Lebanon’s seasonal rains brought with them more than the usual road chaos this year. Trash that had been left on sidewalks as a result of the government’s self-inflicted garbage crisis floated down the streets, sending a stark reminder of the impending health disaster.
Despite the multiple emergencies, Lebanon’s problems – like its garbage – are mounting while the government and the country’s political leaders while away the time. Lebanon’s political class seems to have turned procrastination into a governance strategy. Parliament can’t agree on an electoral law? No problem; its members have extended their own terms twice. No president? Let’s wait until the regional conflicts sort themselves out. Garbage piling up? Maybe the rain will just wash it away to the sea.
The lack of progress in the country will be clear in the outcome after Lebanon appears on November 2 for its second Universal Periodic Review (UPR) at the UN Human Rights Council in Geneva. Think of the UPR as a rather friendly exam session where a country’s human rights record is reviewed by other states that are members of the Human Rights Council. At Lebanon’s first UPR, five years ago, it made a commitment to carry out various reforms, and it will need to show this time around the progress it has made since then. Unfortunately, there won’t be much to show for.
In its 2010 UPR, Lebanon agreed to establish a National Commission on Human Rights and to improve the fight against torture by criminalizing all forms of torture and ill-treatment. Five years later, the draft law for such a commission is still stuck in Parliament, alongside many other initiatives to improve the country. As for torture, security forces continue to ill-treat and abuse detainees amid a general climate of impunity. At best, when videos of abuse by security forces surface and create a scandal – such as the videos that emerged this summer showing several Internal Security Forces officers beating inmates in Roumieh prison – officials promise accountability and announce investigations that seem to fade away as soon as the media attention shifts to other scandals.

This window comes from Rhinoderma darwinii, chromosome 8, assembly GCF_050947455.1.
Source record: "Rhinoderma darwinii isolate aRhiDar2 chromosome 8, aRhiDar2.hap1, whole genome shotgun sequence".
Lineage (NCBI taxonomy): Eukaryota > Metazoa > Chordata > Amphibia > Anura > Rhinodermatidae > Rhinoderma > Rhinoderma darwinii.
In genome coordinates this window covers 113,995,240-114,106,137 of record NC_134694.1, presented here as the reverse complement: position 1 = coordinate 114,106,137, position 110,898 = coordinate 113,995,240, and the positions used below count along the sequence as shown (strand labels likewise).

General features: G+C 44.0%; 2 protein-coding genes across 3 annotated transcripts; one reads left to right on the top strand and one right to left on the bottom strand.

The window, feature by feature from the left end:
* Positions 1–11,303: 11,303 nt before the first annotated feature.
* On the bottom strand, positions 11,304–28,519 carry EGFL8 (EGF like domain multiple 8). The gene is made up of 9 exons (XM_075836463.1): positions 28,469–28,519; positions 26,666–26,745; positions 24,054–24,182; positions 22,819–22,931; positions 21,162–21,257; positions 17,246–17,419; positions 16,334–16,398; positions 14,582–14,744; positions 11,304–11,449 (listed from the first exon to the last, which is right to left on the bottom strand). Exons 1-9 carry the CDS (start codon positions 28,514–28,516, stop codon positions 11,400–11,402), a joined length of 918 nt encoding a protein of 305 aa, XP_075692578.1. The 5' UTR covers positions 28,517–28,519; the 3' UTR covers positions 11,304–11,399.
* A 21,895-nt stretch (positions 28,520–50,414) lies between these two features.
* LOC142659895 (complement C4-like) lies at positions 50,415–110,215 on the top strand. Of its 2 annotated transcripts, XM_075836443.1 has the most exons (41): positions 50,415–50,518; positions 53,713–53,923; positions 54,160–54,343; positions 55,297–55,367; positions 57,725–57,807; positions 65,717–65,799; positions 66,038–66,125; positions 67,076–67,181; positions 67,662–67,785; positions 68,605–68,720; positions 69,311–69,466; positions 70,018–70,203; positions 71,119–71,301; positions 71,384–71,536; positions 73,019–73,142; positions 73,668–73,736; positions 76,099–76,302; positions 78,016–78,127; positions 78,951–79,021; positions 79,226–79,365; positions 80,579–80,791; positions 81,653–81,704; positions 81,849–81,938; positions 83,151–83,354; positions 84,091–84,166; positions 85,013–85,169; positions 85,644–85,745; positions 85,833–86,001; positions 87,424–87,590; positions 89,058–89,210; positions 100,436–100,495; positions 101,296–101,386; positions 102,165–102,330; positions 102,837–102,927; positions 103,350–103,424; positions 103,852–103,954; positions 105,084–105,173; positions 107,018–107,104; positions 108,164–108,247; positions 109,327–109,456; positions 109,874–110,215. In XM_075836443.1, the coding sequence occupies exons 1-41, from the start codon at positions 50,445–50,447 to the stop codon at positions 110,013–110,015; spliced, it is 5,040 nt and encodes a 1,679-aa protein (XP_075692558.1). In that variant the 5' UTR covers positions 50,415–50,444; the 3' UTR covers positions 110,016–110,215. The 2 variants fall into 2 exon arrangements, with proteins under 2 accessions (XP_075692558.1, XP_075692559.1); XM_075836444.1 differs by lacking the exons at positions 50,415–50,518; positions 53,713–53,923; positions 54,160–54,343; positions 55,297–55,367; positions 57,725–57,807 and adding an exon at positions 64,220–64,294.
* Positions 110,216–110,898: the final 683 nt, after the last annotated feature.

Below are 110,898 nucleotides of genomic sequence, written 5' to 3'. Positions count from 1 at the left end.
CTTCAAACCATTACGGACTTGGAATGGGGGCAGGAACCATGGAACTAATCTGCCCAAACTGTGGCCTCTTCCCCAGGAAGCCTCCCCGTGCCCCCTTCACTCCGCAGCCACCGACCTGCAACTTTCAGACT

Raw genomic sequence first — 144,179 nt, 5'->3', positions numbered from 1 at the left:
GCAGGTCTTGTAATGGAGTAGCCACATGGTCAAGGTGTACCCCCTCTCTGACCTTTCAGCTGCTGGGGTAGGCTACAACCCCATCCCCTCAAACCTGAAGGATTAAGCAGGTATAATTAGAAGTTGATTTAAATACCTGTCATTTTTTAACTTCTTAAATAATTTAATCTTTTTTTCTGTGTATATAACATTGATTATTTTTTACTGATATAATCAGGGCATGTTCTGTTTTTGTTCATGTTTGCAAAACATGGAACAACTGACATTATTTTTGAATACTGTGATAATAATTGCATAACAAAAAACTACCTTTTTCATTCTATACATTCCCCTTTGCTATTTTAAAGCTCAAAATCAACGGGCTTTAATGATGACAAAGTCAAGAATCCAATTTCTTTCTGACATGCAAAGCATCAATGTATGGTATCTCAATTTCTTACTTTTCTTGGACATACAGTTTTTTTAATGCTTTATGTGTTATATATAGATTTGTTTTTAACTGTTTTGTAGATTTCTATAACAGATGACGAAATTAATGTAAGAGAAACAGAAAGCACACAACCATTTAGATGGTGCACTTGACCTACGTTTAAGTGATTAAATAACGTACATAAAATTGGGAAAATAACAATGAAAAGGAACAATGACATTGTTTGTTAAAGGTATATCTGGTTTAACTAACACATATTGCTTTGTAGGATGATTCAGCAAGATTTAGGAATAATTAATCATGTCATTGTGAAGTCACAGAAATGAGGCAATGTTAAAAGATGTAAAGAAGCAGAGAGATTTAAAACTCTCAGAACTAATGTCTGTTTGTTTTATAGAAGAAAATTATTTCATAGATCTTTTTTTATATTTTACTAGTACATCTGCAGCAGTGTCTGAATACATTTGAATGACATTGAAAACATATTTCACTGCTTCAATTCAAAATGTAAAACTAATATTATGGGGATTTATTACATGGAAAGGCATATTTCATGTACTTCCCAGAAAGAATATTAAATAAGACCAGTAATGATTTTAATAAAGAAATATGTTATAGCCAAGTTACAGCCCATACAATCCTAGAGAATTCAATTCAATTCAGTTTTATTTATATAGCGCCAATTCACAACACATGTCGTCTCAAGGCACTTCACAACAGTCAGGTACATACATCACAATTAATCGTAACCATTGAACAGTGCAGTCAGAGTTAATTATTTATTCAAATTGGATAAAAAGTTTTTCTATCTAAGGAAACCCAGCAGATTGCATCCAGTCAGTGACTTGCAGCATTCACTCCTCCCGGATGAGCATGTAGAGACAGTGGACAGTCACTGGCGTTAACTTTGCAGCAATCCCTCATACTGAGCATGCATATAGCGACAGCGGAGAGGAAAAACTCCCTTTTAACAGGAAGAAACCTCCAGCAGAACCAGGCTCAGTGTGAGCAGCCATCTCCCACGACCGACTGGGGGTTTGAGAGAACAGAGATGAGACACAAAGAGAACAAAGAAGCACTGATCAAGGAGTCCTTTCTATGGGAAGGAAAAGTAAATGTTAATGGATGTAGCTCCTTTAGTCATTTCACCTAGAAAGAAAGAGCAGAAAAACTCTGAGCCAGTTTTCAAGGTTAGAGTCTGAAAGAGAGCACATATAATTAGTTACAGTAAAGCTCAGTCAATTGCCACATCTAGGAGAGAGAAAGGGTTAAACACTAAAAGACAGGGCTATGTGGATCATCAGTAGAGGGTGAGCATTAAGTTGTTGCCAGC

When confronted with their failure, many local officials will politely agree about the need for reform but disagree on the timing, arguing that no progress can be made due to a never-ending series of local or regional crises. Lebanon is facing a number of challenges, but these excuses ring hollow and the countries reviewing Lebanon’s record in Geneva should recognize them as such.
The failure to prosecute human rights abusers, like the failure to find a solution to the garbage crisis, is not due to external crisis but rather is deeply rooted in the country’s culture of impunity. It is a culture that received an official seal of approval at the end of the civil war, when the warlords agreed on a general amnesty. This approach has since metastasized to all parts of the administration, making the struggle to end impunity a difficult one.
The challenges ahead were evident in the recent effort to hold security officers accountable for excessive violence against protesters demanding an end to the garbage crisis. Despite the opening of a judicial investigation into excessive use of force, two months later there is no indication that any judicial measure have been taken. For now, the only action seems to be light disciplinary measures against six security officials for acting without checking with their superiors.
Ending impunity should dominate Lebanon’s review at the UPR in Geneva. If Lebanon’s political class dismisses the demands for more transparency by local protesters, perhaps they will feel the need to respond to questions from peer states in Geneva. In the meantime, get ready for more garbage floating along a street near you.